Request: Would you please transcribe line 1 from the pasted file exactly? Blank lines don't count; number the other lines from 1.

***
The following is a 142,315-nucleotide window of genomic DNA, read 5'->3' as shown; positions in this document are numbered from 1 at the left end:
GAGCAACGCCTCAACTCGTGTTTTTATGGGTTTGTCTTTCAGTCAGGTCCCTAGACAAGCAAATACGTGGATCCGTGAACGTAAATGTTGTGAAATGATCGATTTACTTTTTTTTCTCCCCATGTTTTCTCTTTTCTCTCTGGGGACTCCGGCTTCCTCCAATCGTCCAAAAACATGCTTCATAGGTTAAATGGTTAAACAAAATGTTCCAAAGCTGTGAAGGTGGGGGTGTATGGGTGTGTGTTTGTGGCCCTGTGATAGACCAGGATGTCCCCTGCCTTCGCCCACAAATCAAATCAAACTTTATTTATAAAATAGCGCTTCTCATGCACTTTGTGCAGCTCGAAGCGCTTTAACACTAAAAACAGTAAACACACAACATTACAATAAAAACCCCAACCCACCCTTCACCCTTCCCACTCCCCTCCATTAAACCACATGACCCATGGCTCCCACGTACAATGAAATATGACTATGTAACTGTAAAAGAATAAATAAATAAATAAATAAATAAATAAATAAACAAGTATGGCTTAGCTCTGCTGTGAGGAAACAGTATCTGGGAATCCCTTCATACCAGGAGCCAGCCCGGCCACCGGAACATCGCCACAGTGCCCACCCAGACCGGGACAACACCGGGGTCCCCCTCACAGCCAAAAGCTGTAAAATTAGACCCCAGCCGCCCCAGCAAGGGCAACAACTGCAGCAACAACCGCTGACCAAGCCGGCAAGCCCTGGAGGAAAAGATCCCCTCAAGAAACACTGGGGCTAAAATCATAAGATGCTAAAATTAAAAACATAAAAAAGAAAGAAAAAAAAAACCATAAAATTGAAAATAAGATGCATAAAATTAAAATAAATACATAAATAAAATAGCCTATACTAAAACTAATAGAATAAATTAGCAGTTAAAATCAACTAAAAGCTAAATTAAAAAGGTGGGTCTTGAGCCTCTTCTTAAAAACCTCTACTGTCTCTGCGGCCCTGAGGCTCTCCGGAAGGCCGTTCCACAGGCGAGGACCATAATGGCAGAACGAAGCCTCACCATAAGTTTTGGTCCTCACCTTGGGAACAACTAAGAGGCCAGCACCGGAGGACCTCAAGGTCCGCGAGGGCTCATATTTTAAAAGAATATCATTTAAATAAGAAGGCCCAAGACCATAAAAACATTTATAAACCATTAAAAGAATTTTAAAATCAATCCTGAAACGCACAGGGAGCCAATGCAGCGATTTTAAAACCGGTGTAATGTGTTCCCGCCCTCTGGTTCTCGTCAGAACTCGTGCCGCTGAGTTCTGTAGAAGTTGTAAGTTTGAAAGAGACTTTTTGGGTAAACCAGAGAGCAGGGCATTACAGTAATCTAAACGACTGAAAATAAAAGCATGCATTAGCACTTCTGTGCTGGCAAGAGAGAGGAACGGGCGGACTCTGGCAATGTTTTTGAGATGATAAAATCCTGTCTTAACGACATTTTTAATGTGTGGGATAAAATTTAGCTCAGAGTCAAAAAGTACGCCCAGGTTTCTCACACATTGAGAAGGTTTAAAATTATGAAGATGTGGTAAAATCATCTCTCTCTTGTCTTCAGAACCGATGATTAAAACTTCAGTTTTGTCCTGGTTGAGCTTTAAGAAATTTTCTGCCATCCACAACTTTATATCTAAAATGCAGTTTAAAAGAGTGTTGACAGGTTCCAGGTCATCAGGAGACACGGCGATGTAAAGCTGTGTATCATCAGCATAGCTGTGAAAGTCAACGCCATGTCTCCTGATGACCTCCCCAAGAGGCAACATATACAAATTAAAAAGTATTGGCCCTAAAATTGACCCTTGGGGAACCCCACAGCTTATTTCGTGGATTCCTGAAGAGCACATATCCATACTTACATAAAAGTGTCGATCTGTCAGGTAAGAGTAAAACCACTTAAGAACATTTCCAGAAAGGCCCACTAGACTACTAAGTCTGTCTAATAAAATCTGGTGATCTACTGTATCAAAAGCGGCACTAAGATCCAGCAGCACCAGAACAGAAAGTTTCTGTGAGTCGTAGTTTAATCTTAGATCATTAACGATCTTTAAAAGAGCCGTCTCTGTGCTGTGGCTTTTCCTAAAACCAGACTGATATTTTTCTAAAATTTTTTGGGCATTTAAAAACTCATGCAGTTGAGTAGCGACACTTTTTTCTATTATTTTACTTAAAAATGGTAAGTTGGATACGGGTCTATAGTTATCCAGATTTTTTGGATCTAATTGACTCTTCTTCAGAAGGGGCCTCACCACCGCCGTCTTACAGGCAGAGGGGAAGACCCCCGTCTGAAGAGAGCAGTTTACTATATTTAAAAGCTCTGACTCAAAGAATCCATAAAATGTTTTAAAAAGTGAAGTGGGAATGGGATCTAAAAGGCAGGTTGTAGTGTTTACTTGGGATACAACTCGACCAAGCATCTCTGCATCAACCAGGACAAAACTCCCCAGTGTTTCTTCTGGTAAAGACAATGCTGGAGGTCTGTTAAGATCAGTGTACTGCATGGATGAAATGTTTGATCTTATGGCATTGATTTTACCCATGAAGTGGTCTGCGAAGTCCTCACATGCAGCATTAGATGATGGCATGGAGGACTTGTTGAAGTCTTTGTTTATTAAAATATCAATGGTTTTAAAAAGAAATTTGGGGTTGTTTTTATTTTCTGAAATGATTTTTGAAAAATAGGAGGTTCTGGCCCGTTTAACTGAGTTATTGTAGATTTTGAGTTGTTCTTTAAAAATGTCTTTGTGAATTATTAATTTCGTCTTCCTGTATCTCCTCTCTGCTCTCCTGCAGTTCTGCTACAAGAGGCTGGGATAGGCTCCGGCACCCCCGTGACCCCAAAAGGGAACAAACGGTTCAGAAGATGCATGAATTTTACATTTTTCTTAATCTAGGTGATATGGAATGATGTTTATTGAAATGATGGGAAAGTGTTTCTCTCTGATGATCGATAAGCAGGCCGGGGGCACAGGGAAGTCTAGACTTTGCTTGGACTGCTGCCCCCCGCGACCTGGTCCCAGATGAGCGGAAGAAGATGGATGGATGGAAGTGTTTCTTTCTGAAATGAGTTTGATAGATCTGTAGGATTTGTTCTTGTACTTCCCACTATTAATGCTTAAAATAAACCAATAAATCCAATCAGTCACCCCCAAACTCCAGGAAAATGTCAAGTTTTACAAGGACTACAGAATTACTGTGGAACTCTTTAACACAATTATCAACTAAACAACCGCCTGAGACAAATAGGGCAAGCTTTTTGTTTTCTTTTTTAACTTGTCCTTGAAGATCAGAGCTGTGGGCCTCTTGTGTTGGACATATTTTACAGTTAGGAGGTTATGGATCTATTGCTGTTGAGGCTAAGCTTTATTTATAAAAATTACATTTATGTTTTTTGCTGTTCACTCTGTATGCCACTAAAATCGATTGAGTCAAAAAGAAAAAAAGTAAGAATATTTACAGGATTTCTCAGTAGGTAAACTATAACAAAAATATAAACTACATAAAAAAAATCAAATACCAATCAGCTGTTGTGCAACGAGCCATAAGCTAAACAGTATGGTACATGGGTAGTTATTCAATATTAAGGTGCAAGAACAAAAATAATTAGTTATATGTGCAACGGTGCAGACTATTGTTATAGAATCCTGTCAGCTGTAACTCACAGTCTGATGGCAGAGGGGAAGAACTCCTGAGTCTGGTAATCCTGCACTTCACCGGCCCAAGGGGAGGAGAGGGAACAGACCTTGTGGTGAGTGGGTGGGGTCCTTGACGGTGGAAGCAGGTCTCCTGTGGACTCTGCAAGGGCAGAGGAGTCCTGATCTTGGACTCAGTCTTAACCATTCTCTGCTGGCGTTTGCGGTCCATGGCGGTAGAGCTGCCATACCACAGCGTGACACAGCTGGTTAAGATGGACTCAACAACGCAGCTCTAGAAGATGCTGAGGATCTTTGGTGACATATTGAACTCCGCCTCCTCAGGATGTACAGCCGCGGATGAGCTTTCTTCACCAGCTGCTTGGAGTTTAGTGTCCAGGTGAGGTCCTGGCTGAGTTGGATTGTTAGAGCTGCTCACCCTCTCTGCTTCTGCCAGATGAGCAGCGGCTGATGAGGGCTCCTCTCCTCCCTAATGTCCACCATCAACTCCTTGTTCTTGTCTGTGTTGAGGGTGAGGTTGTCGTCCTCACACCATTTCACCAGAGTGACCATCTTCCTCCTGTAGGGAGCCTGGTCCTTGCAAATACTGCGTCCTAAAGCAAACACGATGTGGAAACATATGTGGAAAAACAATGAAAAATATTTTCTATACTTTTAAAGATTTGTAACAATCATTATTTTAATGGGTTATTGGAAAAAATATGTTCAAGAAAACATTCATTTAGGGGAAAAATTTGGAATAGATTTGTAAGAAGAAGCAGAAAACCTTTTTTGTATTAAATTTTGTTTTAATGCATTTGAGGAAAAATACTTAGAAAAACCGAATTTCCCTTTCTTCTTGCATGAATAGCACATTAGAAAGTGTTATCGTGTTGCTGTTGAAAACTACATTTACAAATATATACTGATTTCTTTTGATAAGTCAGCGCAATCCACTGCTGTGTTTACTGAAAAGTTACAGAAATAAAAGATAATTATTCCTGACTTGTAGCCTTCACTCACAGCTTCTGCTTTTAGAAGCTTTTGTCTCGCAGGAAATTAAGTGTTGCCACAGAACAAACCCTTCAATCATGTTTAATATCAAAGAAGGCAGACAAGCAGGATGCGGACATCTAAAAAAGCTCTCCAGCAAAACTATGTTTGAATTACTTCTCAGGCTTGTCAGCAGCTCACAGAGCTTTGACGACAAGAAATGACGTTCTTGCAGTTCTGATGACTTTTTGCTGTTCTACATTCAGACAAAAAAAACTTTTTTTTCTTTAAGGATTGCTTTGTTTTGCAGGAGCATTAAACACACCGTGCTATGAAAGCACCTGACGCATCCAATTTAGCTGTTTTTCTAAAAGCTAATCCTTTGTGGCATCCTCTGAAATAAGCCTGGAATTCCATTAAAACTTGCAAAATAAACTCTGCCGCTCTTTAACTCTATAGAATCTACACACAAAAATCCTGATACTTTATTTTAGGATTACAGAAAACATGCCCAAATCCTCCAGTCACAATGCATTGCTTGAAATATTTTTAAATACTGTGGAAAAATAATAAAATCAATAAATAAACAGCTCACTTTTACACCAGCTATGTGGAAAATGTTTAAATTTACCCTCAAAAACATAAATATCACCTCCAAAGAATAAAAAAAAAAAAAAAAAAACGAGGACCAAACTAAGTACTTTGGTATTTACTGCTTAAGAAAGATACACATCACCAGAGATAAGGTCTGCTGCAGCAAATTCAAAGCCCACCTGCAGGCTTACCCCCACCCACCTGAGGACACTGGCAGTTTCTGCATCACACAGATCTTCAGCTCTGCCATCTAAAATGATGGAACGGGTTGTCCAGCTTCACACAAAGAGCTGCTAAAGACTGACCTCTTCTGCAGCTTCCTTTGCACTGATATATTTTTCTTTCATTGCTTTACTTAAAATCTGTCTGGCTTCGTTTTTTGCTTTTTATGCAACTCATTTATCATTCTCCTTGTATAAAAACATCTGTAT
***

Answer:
The following is a 142,315-nucleotide window of genomic DNA, read 5'->3' as shown; positions in this document are numbered from 1 at the left end: